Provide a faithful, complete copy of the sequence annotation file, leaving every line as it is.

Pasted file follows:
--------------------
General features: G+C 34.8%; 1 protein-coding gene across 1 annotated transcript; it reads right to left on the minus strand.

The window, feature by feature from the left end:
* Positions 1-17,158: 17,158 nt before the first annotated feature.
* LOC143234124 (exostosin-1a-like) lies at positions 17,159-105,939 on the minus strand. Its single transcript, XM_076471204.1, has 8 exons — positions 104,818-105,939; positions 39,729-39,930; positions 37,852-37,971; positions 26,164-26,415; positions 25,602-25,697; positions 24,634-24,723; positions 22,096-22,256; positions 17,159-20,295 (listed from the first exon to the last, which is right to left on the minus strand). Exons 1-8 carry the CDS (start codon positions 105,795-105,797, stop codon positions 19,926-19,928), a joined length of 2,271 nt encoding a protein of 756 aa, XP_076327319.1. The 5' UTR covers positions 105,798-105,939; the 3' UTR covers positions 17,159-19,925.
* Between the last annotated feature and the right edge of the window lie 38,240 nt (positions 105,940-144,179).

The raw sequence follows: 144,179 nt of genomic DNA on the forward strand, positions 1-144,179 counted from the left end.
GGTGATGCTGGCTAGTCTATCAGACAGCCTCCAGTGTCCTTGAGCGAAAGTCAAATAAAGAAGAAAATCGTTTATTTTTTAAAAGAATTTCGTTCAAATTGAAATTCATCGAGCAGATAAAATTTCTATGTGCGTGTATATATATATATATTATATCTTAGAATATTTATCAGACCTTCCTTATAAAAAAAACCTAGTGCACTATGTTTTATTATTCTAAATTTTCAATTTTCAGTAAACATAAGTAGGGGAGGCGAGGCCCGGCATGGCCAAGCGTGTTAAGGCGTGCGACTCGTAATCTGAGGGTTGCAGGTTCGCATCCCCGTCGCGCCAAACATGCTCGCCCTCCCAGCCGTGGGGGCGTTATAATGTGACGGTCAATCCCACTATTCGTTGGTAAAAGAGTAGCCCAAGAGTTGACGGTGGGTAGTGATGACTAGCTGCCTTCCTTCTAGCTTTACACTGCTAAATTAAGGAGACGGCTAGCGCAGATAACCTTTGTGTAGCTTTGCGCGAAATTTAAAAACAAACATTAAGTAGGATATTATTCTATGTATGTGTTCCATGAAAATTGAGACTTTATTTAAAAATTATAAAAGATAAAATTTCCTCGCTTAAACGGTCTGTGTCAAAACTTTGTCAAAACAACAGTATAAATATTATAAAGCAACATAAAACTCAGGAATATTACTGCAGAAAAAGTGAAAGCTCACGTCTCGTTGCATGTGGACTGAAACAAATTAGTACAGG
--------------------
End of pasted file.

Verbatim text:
General features: G+C 34.8%; 1 protein-coding gene across 1 annotated transcript; it reads right to left on the minus strand.

The window, feature by feature from the left end:
* Positions 1-17,158: 17,158 nt before the first annotated feature.
* LOC143234124 (exostosin-1a-like) lies at positions 17,159-105,939 on the minus strand. Its single transcript, XM_076471204.1, has 8 exons — positions 104,818-105,939; positions 39,729-39,930; positions 37,852-37,971; positions 26,164-26,415; positions 25,602-25,697; positions 24,634-24,723; positions 22,096-22,256; positions 17,159-20,295 (listed from the first exon to the last, which is right to left on the minus strand). Exons 1-8 carry the CDS (start codon positions 105,795-105,797, stop codon positions 19,926-19,928), a joined length of 2,271 nt encoding a protein of 756 aa, XP_076327319.1. The 5' UTR covers positions 105,798-105,939; the 3' UTR covers positions 17,159-19,925.
* Between the last annotated feature and the right edge of the window lie 38,240 nt (positions 105,940-144,179).

The raw sequence follows: 144,179 nt of genomic DNA on the forward strand, positions 1-144,179 counted from the left end.
GGTGATGCTGGCTAGTCTATCAGACAGCCTCCAGTGTCCTTGAGCGAAAGTCAAATAAAGAAGAAAATCGTTTATTTTTTAAAAGAATTTCGTTCAAATTGAAATTCATCGAGCAGATAAAATTTCTATGTGCGTGTATATATATATATATTATATCTTAGAATATTTATCAGACCTTCCTTATAAAAAAAACCTAGTGCACTATGTTTTATTATTCTAAATTTTCAATTTTCAGTAAACATAAGTAGGGGAGGCGAGGCCCGGCATGGCCAAGCGTGTTAAGGCGTGCGACTCGTAATCTGAGGGTTGCAGGTTCGCATCCCCGTCGCGCCAAACATGCTCGCCCTCCCAGCCGTGGGGGCGTTATAATGTGACGGTCAATCCCACTATTCGTTGGTAAAAGAGTAGCCCAAGAGTTGACGGTGGGTAGTGATGACTAGCTGCCTTCCTTCTAGCTTTACACTGCTAAATTAAGGAGACGGCTAGCGCAGATAACCTTTGTGTAGCTTTGCGCGAAATTTAAAAACAAACATTAAGTAGGATATTATTCTATGTATGTGTTCCATGAAAATTGAGACTTTATTTAAAAATTATAAAAGATAAAATTTCCTCGCTTAAACGGTCTGTGTCAAAACTTTGTCAAAACAACAGTATAAATATTATAAAGCAACATAAAACTCAGGAATATTACTGCAGAAAAAGTGAAAGCTCACGTCTCGTTGCATGTGGACTGAAACAAATTAGTACAGG